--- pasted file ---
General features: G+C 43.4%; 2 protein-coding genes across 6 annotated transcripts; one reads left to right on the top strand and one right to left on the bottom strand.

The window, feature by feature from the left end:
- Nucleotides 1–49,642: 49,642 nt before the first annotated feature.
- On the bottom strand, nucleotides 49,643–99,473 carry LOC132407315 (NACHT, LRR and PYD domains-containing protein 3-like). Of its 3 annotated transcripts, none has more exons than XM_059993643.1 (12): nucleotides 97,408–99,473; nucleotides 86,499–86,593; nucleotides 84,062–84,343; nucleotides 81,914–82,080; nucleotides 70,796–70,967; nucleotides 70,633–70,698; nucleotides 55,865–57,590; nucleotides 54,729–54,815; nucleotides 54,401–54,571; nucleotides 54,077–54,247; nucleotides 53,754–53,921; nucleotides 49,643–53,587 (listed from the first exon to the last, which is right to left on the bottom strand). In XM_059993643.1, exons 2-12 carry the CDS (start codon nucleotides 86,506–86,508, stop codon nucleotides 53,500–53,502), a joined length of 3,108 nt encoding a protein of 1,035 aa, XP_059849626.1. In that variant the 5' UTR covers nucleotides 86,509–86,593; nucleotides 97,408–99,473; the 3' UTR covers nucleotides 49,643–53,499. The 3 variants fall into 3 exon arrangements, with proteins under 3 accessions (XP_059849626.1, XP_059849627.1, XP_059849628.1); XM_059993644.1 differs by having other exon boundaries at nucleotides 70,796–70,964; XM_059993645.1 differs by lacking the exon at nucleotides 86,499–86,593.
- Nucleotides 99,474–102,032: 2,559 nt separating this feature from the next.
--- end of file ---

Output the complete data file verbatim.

General features: G+C 43.4%; 2 protein-coding genes across 6 annotated transcripts; one reads left to right on the top strand and one right to left on the bottom strand.

The window, feature by feature from the left end:
- Nucleotides 1–49,642: 49,642 nt before the first annotated feature.
- On the bottom strand, nucleotides 49,643–99,473 carry LOC132407315 (NACHT, LRR and PYD domains-containing protein 3-like). Of its 3 annotated transcripts, none has more exons than XM_059993643.1 (12): nucleotides 97,408–99,473; nucleotides 86,499–86,593; nucleotides 84,062–84,343; nucleotides 81,914–82,080; nucleotides 70,796–70,967; nucleotides 70,633–70,698; nucleotides 55,865–57,590; nucleotides 54,729–54,815; nucleotides 54,401–54,571; nucleotides 54,077–54,247; nucleotides 53,754–53,921; nucleotides 49,643–53,587 (listed from the first exon to the last, which is right to left on the bottom strand). In XM_059993643.1, exons 2-12 carry the CDS (start codon nucleotides 86,506–86,508, stop codon nucleotides 53,500–53,502), a joined length of 3,108 nt encoding a protein of 1,035 aa, XP_059849626.1. In that variant the 5' UTR covers nucleotides 86,509–86,593; nucleotides 97,408–99,473; the 3' UTR covers nucleotides 49,643–53,499. The 3 variants fall into 3 exon arrangements, with proteins under 3 accessions (XP_059849626.1, XP_059849627.1, XP_059849628.1); XM_059993644.1 differs by having other exon boundaries at nucleotides 70,796–70,964; XM_059993645.1 differs by lacking the exon at nucleotides 86,499–86,593.
- Nucleotides 99,474–102,032: 2,559 nt separating this feature from the next.